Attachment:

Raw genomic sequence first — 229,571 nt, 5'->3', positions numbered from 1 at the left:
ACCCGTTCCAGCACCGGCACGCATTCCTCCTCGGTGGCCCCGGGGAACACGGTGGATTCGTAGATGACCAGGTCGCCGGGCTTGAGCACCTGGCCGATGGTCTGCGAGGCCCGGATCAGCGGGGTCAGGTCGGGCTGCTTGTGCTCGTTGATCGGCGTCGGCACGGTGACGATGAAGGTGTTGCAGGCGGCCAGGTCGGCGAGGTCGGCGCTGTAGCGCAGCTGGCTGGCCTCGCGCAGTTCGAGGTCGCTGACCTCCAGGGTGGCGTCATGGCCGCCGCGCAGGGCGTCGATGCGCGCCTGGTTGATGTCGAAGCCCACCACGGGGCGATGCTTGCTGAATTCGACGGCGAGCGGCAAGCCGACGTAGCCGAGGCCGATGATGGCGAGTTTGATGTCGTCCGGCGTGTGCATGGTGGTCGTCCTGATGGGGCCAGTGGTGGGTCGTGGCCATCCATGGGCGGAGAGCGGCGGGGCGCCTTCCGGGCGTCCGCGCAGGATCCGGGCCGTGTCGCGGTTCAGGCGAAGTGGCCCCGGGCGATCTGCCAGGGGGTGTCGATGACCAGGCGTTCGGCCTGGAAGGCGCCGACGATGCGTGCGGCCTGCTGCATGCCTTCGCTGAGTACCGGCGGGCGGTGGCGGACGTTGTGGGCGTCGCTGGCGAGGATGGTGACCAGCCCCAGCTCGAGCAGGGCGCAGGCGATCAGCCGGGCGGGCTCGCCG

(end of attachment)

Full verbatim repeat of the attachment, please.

Raw genomic sequence first — 229,571 nt, 5'->3', positions numbered from 1 at the left:
ACCCGTTCCAGCACCGGCACGCATTCCTCCTCGGTGGCCCCGGGGAACACGGTGGATTCGTAGATGACCAGGTCGCCGGGCTTGAGCACCTGGCCGATGGTCTGCGAGGCCCGGATCAGCGGGGTCAGGTCGGGCTGCTTGTGCTCGTTGATCGGCGTCGGCACGGTGACGATGAAGGTGTTGCAGGCGGCCAGGTCGGCGAGGTCGGCGCTGTAGCGCAGCTGGCTGGCCTCGCGCAGTTCGAGGTCGCTGACCTCCAGGGTGGCGTCATGGCCGCCGCGCAGGGCGTCGATGCGCGCCTGGTTGATGTCGAAGCCCACCACGGGGCGATGCTTGCTGAATTCGACGGCGAGCGGCAAGCCGACGTAGCCGAGGCCGATGATGGCGAGTTTGATGTCGTCCGGCGTGTGCATGGTGGTCGTCCTGATGGGGCCAGTGGTGGGTCGTGGCCATCCATGGGCGGAGAGCGGCGGGGCGCCTTCCGGGCGTCCGCGCAGGATCCGGGCCGTGTCGCGGTTCAGGCGAAGTGGCCCCGGGCGATCTGCCAGGGGGTGTCGATGACCAGGCGTTCGGCCTGGAAGGCGCCGACGATGCGTGCGGCCTGCTGCATGCCTTCGCTGAGTACCGGCGGGCGGTGGCGGACGTTGTGGGCGTCGCTGGCGAGGATGGTGACCAGCCCCAGCTCGAGCAGGGCGCAGGCGATCAGCCGGGCGGGCTCGCCG